Wednesday, November 18, 2009

The United States of Amnesia

Americans have no sense of history, but we mark anniversaries anyway.

Last week, it was ten years since the Glass-Steagall Act was abolished. This anniversary, coming as it does as capitalism collapses, made a handy whipping boy, complete with villains, conveniently comprised of both flavors of the corporate parties. Democrats could point at Gramm and other Republicans in the Senate, Republicans at Clinton for signing it.

All agreed, however, that the Glass-Steagall Act had made capitalism work beautifully, and if we only re-passed it, all would be well again.

Talking head amnesia prevented them from remembering that they have spent months comparing this depression with the one in 1981, back when the Act was in effect.

And there is total amnesia concerning the saving and loans speculation in the 80s, complete with bank failures.

Far right commentators, however, go farther back in blame. Capitalism, they claim, worked well for all, back in the gold standard days. They blame all dysfunction on the Federal Reserve Act of 1913.

Did capitalism work without problems before 1913 or 1999? Even with google, it's hard to research this. Google "depressions, crashes, recessions" and you get the Big One, the 1930s, that was traumatic enough that very few Americans who lived through it have forgotten.

You have to google "panic" to get the 19th century depressions, which came in 1819, 1837, 1857, 1873, and 1893, and then 1907, long before the Federal Reserve or Glass-Steagall.

Here's the thing. You really can't understand how capitalism works unless you listen to
Karl Marx. This is why the ruling class has trained Americans to respond like Pavlov's dogs to any mention of the man.

Try it on yourself. I say "Marx". You say, "Failed!! Dictator!!! Millions killed!!!"

Really, however, Marx was a philosopher, writer and believer in the ability of humans to band together and make a better world. What people did with his writings after his death is not really his responsibility.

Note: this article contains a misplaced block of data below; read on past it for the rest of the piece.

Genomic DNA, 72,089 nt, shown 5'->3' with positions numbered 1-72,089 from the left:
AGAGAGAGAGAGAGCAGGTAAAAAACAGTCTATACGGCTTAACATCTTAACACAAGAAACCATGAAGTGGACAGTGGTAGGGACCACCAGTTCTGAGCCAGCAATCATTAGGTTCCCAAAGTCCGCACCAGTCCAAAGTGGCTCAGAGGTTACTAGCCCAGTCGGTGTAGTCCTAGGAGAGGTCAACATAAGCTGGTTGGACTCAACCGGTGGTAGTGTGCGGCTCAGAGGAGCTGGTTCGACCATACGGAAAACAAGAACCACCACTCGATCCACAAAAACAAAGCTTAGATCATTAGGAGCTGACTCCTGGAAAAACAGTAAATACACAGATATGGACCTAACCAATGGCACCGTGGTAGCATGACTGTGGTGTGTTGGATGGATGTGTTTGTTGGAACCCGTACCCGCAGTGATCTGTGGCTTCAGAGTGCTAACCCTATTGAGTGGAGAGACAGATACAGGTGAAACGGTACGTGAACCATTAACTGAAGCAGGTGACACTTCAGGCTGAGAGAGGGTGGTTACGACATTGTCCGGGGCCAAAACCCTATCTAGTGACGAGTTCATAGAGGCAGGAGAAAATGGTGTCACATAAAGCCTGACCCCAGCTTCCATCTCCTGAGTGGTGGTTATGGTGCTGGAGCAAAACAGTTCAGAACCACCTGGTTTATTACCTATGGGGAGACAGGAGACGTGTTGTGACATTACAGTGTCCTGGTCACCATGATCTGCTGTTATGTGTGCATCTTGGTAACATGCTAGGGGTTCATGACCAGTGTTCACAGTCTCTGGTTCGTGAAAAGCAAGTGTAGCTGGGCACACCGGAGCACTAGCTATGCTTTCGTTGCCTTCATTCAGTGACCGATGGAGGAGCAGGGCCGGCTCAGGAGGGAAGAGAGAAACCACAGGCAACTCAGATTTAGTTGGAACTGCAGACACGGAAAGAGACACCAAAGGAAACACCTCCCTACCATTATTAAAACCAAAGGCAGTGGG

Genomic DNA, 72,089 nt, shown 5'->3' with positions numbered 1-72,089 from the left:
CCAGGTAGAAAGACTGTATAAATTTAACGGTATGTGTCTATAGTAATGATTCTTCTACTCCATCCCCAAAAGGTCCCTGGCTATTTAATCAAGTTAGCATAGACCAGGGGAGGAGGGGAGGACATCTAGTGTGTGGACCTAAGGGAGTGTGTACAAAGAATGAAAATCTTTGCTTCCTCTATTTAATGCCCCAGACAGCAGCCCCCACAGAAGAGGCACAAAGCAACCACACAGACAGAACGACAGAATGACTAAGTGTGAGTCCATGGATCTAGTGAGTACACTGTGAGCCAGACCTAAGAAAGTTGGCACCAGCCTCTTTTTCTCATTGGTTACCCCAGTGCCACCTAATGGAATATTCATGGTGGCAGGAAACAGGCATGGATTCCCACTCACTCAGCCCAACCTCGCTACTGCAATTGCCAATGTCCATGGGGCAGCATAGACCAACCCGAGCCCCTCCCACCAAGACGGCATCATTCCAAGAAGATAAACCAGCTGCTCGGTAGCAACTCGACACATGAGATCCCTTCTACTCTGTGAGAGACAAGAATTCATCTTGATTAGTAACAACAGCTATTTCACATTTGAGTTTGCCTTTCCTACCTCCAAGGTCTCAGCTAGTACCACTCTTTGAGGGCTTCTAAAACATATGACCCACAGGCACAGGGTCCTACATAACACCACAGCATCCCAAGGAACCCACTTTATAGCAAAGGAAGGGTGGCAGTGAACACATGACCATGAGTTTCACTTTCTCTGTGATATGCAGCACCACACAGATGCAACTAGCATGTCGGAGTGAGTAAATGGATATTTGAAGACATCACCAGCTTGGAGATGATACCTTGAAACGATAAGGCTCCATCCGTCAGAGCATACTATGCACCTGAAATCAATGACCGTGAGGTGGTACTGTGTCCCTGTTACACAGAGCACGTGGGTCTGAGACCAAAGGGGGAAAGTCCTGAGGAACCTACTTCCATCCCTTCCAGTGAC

Here's Marx on the ability of the Glass-Steagall Act to regulate financial firms such as Goldman Sachs who were able to make billions on credit derivative speculation: (quoted in the Monthly Review),

" accumulation meets with difficulties in its employment, through a lack of spheres for investment, i.e., due to a surplus in the branches of production and an over-supply of loan capital, this plethora of loanable money-capital merely shows the limitations of capitalist production. The subsequent credit swindle proves that no real obstacle stands in the way of the employment of this surplus-capital."

Although it is difficult to read 19th prose, I think that his point is much more believable than the colloquial speaking talking heads desperately trying to convince us that all is well.

Capitalists will only operate when there is a profit to be made, and it is impossible to continue to expand in a closed system. Therefore it has to collapse every few decades. (Just like cancer stops when it kills its host).

Capitalists are not here to "give us jobs". We are here to make money for them, and when there is no money to be made in productive enterprises, they will turn to speculation until the bubble bursts. There is no law that will stop them.

People have starved before in the midst of plenty. As a matter of fact, people are starving now while others burn food in their cars.

Either we choose to use our wisdom and our capabilities to provide a modest standard of living for all, or we choose to let billions die to keep some wealthy.

Seems like an easy choice to me, but I'm not in control.


Anonymous said...

I just picked up A Short History of Financial Euphoria by John Kenneth Galbraith in the buck bin. He basically said the same thing. I especially liked the part where he said bankers were not any smarter than the regular person but they think they are cause people are always supplicating in front of them. Galbraith is the best of the economists, to my mind. Also, Marx said that religion was the opiate of the people because the only pain killer of the time was opium and religion helped people accept their lot.

wagelaborer said...

I like that about the bankers.

I believe that the religion of America is capitalism and corporations are worshiped like the gods of primitive people.

They sacrificed goats and virgins so that the gods would bring rain and good harvests, we sacrifice tax money, our health, and the environment, so that they may bestow jobs upon us.